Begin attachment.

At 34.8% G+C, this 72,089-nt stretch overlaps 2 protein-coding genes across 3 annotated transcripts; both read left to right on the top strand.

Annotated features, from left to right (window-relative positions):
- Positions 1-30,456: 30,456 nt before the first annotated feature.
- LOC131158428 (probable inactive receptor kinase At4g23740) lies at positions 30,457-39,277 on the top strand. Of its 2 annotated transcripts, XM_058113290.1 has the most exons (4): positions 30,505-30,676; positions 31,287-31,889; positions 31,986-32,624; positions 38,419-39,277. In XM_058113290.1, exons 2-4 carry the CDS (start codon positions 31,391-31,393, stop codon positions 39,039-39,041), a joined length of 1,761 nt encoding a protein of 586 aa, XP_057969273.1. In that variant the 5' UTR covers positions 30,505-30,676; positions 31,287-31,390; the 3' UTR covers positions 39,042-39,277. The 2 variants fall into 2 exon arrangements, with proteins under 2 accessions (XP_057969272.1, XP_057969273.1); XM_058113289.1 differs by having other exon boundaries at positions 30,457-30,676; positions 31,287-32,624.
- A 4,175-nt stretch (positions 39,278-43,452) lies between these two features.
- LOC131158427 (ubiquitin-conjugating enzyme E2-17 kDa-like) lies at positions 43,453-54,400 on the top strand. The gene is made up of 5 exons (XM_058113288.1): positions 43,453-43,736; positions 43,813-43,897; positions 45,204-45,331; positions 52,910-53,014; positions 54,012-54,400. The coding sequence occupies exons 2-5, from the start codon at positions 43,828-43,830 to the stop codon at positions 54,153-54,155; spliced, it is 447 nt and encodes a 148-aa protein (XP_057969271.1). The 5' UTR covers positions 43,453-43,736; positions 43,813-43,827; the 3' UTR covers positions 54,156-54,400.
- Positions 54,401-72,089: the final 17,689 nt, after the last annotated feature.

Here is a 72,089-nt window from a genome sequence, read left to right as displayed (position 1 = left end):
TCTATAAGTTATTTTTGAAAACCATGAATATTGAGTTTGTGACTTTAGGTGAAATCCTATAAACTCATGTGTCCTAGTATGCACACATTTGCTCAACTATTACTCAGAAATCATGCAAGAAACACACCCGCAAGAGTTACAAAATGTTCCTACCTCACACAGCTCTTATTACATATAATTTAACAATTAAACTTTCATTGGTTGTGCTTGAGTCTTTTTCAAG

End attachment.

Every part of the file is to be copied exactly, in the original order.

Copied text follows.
At 34.8% G+C, this 72,089-nt stretch overlaps 2 protein-coding genes across 3 annotated transcripts; both read left to right on the top strand.

Annotated features, from left to right (window-relative positions):
- Positions 1-30,456: 30,456 nt before the first annotated feature.
- LOC131158428 (probable inactive receptor kinase At4g23740) lies at positions 30,457-39,277 on the top strand. Of its 2 annotated transcripts, XM_058113290.1 has the most exons (4): positions 30,505-30,676; positions 31,287-31,889; positions 31,986-32,624; positions 38,419-39,277. In XM_058113290.1, exons 2-4 carry the CDS (start codon positions 31,391-31,393, stop codon positions 39,039-39,041), a joined length of 1,761 nt encoding a protein of 586 aa, XP_057969273.1. In that variant the 5' UTR covers positions 30,505-30,676; positions 31,287-31,390; the 3' UTR covers positions 39,042-39,277. The 2 variants fall into 2 exon arrangements, with proteins under 2 accessions (XP_057969272.1, XP_057969273.1); XM_058113289.1 differs by having other exon boundaries at positions 30,457-30,676; positions 31,287-32,624.
- A 4,175-nt stretch (positions 39,278-43,452) lies between these two features.
- LOC131158427 (ubiquitin-conjugating enzyme E2-17 kDa-like) lies at positions 43,453-54,400 on the top strand. The gene is made up of 5 exons (XM_058113288.1): positions 43,453-43,736; positions 43,813-43,897; positions 45,204-45,331; positions 52,910-53,014; positions 54,012-54,400. The coding sequence occupies exons 2-5, from the start codon at positions 43,828-43,830 to the stop codon at positions 54,153-54,155; spliced, it is 447 nt and encodes a 148-aa protein (XP_057969271.1). The 5' UTR covers positions 43,453-43,736; positions 43,813-43,827; the 3' UTR covers positions 54,156-54,400.
- Positions 54,401-72,089: the final 17,689 nt, after the last annotated feature.

Here is a 72,089-nt window from a genome sequence, read left to right as displayed (position 1 = left end):
TCTATAAGTTATTTTTGAAAACCATGAATATTGAGTTTGTGACTTTAGGTGAAATCCTATAAACTCATGTGTCCTAGTATGCACACATTTGCTCAACTATTACTCAGAAATCATGCAAGAAACACACCCGCAAGAGTTACAAAATGTTCCTACCTCACACAGCTCTTATTACATATAATTTAACAATTAAACTTTCATTGGTTGTGCTTGAGTCTTTTTCAAG